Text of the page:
Life & Philosophy Productivity & Work


I’ve been listening to Angela Duckworth’s new book entitled Grit where she argues that grit/persistence/sticktuitiveness (whatever you want to call it) matters more than talent.

As Lefsetz blogged, her writing is mediocre and will almost put you to sleep. We are talking about perseverance after all, so naturally it contains stories about successful people like Warren Buffet, etc – the same success stories you can read on Lifehacker or see on motivational Pinterest boards.

I think grit can be deceiving. Imagine all the kids that followed their parent’s advice to become a lawyer or doctor just because they were told to. The decisive career route probably makes them happy but I bet deep down they’d like to try some other stuff. They’ve got resiliency nailed down but lack the passion.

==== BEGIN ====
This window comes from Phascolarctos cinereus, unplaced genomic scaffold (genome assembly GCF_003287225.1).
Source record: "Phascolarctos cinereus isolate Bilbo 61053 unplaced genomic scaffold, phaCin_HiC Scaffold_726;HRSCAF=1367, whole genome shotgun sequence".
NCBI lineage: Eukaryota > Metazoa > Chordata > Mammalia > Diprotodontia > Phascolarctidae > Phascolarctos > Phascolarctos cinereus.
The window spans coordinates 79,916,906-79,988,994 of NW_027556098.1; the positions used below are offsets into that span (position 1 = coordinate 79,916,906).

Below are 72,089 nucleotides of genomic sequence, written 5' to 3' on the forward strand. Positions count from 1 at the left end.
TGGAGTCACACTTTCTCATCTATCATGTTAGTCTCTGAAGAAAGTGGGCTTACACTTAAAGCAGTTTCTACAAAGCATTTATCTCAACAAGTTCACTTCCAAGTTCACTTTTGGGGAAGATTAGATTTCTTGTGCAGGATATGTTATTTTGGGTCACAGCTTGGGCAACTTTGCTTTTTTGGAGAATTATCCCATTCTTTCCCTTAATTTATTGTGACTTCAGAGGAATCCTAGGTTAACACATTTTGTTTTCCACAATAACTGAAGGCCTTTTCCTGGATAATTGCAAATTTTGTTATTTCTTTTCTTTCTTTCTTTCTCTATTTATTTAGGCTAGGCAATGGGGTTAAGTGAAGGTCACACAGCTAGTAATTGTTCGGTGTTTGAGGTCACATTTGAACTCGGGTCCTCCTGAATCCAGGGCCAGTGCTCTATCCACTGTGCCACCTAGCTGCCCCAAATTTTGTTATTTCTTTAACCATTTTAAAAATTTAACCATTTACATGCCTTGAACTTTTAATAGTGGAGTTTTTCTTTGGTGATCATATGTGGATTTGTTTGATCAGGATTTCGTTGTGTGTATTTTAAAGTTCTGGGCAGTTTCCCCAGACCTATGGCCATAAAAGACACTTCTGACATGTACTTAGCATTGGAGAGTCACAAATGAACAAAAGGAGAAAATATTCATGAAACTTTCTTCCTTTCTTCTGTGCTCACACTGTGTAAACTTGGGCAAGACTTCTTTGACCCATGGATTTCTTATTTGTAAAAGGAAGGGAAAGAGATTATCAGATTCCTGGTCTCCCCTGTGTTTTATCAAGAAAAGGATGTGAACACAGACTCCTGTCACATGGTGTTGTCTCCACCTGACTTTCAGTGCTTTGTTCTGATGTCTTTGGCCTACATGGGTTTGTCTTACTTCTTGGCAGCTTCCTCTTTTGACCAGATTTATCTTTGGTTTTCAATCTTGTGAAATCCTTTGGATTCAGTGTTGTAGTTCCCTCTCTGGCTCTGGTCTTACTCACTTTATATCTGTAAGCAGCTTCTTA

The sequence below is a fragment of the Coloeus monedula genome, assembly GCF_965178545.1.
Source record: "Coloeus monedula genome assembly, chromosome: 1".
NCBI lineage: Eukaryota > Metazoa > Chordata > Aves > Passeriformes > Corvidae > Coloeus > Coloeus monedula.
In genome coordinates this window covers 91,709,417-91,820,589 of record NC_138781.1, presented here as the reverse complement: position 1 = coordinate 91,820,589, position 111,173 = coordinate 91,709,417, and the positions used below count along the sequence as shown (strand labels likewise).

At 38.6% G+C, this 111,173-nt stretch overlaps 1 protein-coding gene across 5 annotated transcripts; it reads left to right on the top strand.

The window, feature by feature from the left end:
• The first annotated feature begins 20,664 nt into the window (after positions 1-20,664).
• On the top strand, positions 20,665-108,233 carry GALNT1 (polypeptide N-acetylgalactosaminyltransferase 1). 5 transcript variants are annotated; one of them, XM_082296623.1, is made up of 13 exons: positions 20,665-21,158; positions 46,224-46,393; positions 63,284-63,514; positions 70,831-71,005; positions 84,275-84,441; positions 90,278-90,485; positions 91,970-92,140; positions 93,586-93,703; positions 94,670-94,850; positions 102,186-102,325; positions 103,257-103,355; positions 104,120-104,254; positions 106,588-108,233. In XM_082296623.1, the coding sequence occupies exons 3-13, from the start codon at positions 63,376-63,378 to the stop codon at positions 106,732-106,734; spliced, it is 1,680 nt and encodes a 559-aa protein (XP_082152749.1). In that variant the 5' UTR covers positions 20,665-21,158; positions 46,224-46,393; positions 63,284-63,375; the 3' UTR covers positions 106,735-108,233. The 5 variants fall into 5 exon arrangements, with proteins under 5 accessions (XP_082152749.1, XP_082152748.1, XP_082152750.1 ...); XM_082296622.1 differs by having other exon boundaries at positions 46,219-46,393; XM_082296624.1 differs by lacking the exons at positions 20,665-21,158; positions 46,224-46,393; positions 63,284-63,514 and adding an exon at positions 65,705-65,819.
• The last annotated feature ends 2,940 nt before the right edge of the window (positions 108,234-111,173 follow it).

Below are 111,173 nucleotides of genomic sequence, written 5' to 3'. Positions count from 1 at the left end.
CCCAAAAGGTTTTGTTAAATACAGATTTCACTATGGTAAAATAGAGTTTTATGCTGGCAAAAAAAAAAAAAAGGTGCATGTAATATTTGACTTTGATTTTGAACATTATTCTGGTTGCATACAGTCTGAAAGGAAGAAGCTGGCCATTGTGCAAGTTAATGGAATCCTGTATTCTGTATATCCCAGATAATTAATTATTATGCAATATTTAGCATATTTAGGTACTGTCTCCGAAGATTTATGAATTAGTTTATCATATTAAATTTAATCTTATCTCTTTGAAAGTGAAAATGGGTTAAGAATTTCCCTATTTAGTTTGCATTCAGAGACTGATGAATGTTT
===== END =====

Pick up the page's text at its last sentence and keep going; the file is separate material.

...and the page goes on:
Avoid pre-determining your future. Minds change, technology changes, politics change. Change is constant. But I get it: most people don’t want to chase uncertainty because it’s stressful. It’s always easier when someone decides for you.

No one’s stopping you from doing what you’re good at. That’s your comparative advantage. But you have to enjoy your efforts too. Duckworth rightly points out that your work should connect back to your broader philosophy of life.

So how do you connect perseverance and passion? I think one way is to determine whether your ambition is a dream or a race. Dreams are long-term goals on the other side of grit. They require the courage to get lost in the labyrinth, to be uncertain, while the racetrack has a clear destination.

The maze is a worthy path. You may be lost and scared now but good things take time. Things just haven’t worked out…YET.

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By Wells Baum

Wells Baum is a daily blogger who writes about Life & Arts. He's also the author of and four books.